So we ummed and ahhed for quite a bit and I sat down and I was like, I want that take home message to be that everything that a computer does is basically down to it making one of two decisions; so on or off, yes, no.  And I was like, how can everything a computer does just be down to those two decisions?  And I was like, I really want to show this idea, because it’s such an abstract idea, how? Surely as a kid you’d be like, hmm, don’t be silly, so I came up with an idea of making pizza. So the programme I do with the children’s double act Dick and Dom and so I was like, they’re brilliant, children go on the learning journey with them.  And so we got the boys into a pizza restaurant and I was like, do you want cheese on your pizza? Yes or no. Do you want ham? Do you want pineapple?  So by them just answering yes or no, they made totally different pizzas.  And then we showed the array of pizzas you’ve got and if you add more questions into that, just by answering yes or no you have so many options and the way that it just built up.  And that was that one idea that I wanted them to take away.

The programme hasn’t gone out yet so we don’t know how people will react to it, so we’ll just see, but I like that concept of being able to go, right, that’s a difficult concept but trying to come up with a way that people will remember and take home with them.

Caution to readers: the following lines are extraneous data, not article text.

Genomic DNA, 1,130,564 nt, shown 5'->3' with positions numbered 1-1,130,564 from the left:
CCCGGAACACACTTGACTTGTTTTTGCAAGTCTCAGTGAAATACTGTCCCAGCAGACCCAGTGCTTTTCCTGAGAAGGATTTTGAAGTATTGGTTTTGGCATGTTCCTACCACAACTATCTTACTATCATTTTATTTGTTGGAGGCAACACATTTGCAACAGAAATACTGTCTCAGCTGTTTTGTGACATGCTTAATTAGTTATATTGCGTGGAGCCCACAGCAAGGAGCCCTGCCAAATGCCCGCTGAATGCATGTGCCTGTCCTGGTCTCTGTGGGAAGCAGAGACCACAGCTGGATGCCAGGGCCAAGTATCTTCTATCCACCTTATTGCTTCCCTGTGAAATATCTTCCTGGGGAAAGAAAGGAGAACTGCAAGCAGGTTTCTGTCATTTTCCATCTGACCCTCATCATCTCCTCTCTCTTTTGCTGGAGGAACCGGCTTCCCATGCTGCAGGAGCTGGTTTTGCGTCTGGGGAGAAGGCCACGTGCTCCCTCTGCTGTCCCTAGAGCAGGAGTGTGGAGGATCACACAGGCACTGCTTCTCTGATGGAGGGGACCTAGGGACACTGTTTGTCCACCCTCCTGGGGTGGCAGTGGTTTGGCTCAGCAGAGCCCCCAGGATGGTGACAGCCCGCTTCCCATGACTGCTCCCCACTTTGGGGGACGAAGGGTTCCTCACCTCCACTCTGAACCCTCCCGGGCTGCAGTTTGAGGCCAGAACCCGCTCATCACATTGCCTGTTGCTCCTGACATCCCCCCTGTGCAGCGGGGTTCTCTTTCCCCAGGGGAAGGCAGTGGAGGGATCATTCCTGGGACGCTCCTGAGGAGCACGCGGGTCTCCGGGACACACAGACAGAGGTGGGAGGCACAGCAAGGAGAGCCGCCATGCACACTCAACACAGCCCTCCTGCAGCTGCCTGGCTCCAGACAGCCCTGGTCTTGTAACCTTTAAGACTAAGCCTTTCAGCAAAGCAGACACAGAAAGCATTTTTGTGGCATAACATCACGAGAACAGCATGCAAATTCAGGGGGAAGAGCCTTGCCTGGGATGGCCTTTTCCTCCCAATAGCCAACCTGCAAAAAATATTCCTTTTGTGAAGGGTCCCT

On why experiment failures are OK

The set I did tonight was one that was like, is this possible, so it was a learning for me. And basically what I do is I can light a bowl of butane from a Van de Graaff generator using an earthing globe and then I try and do it with my finger.  Now, yes, tonight it worked, but nine times out of ten it doesn’t work with my finger.  So I write it into that set as a failure, because I always like to show failures on stage because that’s how you learn in science, it’s either…well, there is no failure in science, it’s how it is, either it matches your predictions or doesn’t. So sometimes when it doesn’t match we call it a failure, its not a failure, it’s how it is.

So when it doesn’t work with me using my finger, that made me think, why? Why would it work with the spark from the earthing globe but not from my finger, and I’ve actually been looking into that because there is no reason!  I need to look into it a little bit more as well.  So that is learning and what I do love about my demonstrations is it keeps your brain on its toes because, a lot of my demonstrations I’ve never done before and people are like, what will happen and I’m like, I don’t know and so its a case of just going, why did that happen? Just like, the first time I ever did this I was surrounding them [the bottles used in the experiment] with plastic mesh just in case the bottle exploded in my face and I was like, well, I don’t know how big the flame’s going to be so I might as well coat this plastic mesh in fireproof spray.  So I coated the plastic mesh in fireproof spray and it didn’t work, the spark was going through the plastic but I was like, plastic is an insulator, why is the spark going through the plastic?  That’s not happening, it doesn’t happen.  Now when looking at what fireproof spray does, it makes insulators conductive, which spreads the heat out, which means it doesn’t set on fire.  So I was like, of course!  So that’s why I love doing the demonstrations because you are constantly learning, but practically, and that’s my favourite kind of learning.

  btn_twitter_normal@2x  btn_weblink_normal@2x  btn_shop_normal@2x